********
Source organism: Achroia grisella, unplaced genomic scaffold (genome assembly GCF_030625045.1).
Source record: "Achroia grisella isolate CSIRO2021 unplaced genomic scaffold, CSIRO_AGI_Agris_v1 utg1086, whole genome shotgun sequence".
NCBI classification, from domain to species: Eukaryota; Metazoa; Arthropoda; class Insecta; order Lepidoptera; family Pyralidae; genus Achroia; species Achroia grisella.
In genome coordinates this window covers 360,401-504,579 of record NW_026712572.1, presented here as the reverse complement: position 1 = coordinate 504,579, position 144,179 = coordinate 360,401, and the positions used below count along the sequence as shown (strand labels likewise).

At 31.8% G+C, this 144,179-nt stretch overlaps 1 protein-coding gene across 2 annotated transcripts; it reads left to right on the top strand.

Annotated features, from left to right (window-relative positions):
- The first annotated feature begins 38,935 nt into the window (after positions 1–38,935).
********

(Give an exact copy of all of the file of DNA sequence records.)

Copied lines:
Source organism: Achroia grisella, unplaced genomic scaffold (genome assembly GCF_030625045.1).
Source record: "Achroia grisella isolate CSIRO2021 unplaced genomic scaffold, CSIRO_AGI_Agris_v1 utg1086, whole genome shotgun sequence".
NCBI classification, from domain to species: Eukaryota; Metazoa; Arthropoda; class Insecta; order Lepidoptera; family Pyralidae; genus Achroia; species Achroia grisella.
In genome coordinates this window covers 360,401-504,579 of record NW_026712572.1, presented here as the reverse complement: position 1 = coordinate 504,579, position 144,179 = coordinate 360,401, and the positions used below count along the sequence as shown (strand labels likewise).

At 31.8% G+C, this 144,179-nt stretch overlaps 1 protein-coding gene across 2 annotated transcripts; it reads left to right on the top strand.

Annotated features, from left to right (window-relative positions):
- The first annotated feature begins 38,935 nt into the window (after positions 1–38,935).